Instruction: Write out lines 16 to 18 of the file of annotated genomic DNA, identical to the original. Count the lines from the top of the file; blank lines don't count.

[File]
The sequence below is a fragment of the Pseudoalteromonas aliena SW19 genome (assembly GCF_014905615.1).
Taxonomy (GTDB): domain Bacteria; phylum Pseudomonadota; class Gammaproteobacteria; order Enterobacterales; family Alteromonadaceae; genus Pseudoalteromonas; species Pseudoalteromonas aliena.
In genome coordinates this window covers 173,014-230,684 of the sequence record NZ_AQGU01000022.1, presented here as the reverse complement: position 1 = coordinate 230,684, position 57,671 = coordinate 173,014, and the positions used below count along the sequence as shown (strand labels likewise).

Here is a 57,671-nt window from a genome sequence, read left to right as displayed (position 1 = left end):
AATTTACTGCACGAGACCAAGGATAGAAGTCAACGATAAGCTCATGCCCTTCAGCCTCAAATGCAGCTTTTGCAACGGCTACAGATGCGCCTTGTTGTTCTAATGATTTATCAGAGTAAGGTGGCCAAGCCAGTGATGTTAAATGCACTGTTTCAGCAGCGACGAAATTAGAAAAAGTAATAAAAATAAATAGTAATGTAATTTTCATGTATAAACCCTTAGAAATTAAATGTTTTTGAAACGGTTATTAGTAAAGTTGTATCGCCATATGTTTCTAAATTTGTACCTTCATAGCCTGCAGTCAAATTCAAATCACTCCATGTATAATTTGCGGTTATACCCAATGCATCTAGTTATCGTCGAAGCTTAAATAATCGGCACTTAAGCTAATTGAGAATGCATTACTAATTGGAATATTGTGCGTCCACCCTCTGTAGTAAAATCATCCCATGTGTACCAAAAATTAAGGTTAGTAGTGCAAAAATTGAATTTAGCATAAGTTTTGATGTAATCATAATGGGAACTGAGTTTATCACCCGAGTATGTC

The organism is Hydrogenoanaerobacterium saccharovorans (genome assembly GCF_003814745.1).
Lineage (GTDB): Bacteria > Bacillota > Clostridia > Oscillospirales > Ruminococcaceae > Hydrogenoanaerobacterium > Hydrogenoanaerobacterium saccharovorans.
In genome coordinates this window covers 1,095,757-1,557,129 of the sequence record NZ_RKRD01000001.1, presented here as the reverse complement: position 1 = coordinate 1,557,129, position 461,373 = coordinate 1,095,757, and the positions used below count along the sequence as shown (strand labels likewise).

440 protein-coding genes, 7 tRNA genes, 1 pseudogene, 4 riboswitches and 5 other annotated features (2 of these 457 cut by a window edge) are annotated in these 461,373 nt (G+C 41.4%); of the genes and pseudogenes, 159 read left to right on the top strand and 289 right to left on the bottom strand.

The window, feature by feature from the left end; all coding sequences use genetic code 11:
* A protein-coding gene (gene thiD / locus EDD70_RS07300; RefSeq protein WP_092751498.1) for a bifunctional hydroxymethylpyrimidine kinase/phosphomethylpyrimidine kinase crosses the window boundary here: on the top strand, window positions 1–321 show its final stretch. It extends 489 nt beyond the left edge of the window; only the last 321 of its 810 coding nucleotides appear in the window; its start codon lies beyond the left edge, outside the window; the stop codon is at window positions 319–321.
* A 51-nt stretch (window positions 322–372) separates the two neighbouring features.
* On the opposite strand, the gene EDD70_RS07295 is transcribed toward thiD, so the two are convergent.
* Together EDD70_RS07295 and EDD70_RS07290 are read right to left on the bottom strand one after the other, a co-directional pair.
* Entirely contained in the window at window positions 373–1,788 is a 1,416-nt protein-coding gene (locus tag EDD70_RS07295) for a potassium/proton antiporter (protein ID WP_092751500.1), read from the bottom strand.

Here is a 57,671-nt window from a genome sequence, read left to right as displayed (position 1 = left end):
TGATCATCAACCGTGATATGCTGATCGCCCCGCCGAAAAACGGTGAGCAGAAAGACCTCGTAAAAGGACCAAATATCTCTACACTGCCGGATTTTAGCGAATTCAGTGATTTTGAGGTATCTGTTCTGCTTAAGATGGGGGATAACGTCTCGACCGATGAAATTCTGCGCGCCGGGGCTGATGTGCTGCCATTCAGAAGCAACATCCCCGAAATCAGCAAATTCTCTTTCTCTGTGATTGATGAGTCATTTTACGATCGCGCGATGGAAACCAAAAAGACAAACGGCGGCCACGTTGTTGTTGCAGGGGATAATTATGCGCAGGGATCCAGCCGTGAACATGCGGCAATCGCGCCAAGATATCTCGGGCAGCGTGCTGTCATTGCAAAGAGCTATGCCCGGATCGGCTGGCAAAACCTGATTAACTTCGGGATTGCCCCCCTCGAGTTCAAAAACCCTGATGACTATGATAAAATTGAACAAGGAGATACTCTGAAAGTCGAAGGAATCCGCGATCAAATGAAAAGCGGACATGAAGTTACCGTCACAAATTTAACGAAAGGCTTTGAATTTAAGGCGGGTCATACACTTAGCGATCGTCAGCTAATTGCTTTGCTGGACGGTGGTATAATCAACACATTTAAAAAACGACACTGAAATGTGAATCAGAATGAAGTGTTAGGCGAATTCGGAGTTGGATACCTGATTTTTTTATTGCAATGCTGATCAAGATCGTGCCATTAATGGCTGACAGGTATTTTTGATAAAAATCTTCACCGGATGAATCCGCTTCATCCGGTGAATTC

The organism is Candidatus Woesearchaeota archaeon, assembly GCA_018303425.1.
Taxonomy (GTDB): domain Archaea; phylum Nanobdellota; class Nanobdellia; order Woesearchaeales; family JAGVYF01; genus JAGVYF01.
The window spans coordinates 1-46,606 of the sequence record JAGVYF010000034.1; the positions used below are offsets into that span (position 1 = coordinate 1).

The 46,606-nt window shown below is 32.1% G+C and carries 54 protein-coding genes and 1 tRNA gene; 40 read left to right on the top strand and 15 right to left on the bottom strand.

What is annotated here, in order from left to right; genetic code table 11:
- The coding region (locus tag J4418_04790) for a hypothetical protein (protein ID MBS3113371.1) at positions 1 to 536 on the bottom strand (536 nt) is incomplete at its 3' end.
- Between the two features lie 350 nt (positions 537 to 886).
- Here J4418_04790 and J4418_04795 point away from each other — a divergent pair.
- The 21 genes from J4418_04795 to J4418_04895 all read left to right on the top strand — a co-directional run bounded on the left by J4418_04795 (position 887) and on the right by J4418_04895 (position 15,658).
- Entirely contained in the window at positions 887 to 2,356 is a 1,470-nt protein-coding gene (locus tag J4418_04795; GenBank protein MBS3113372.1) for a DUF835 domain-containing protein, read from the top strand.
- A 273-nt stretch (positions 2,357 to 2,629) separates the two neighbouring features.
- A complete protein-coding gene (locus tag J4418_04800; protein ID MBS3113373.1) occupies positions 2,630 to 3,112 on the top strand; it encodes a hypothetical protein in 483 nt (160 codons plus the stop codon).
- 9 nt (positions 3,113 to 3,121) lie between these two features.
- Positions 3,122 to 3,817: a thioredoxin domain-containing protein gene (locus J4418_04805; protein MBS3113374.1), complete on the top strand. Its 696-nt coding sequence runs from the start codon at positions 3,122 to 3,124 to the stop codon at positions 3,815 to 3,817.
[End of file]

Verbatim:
Here is a 57,671-nt window from a genome sequence, read left to right as displayed (position 1 = left end):
TGATCATCAACCGTGATATGCTGATCGCCCCGCCGAAAAACGGTGAGCAGAAAGACCTCGTAAAAGGACCAAATATCTCTACACTGCCGGATTTTAGCGAATTCAGTGATTTTGAGGTATCTGTTCTGCTTAAGATGGGGGATAACGTCTCGACCGATGAAATTCTGCGCGCCGGGGCTGATGTGCTGCCATTCAGAAGCAACATCCCCGAAATCAGCAAATTCTCTTTCTCTGTGATTGATGAGTCATTTTACGATCGCGCGATGGAAACCAAAAAGACAAACGGCGGCCACGTTGTTGTTGCAGGGGATAATTATGCGCAGGGATCCAGCCGTGAACATGCGGCAATCGCGCCAAGATATCTCGGGCAGCGTGCTGTCATTGCAAAGAGCTATGCCCGGATCGGCTGGCAAAACCTGATTAACTTCGGGATTGCCCCCCTCGAGTTCAAAAACCCTGATGACTATGATAAAATTGAACAAGGAGATACTCTGAAAGTCGAAGGAATCCGCGATCAAATGAAAAGCGGACATGAAGTTACCGTCACAAATTTAACGAAAGGCTTTGAATTTAAGGCGGGTCATACACTTAGCGATCGTCAGCTAATTGCTTTGCTGGACGGTGGTATAATCAACACATTTAAAAAACGACACTGAAATGTGAATCAGAATGAAGTGTTAGGCGAATTCGGAGTTGGATACCTGATTTTTTTATTGCAATGCTGATCAAGATCGTGCCATTAATGGCTGACAGGTATTTTTGATAAAAATCTTCACCGGATGAATCCGCTTCATCCGGTGAATTC

The organism is Candidatus Woesearchaeota archaeon, assembly GCA_018303425.1.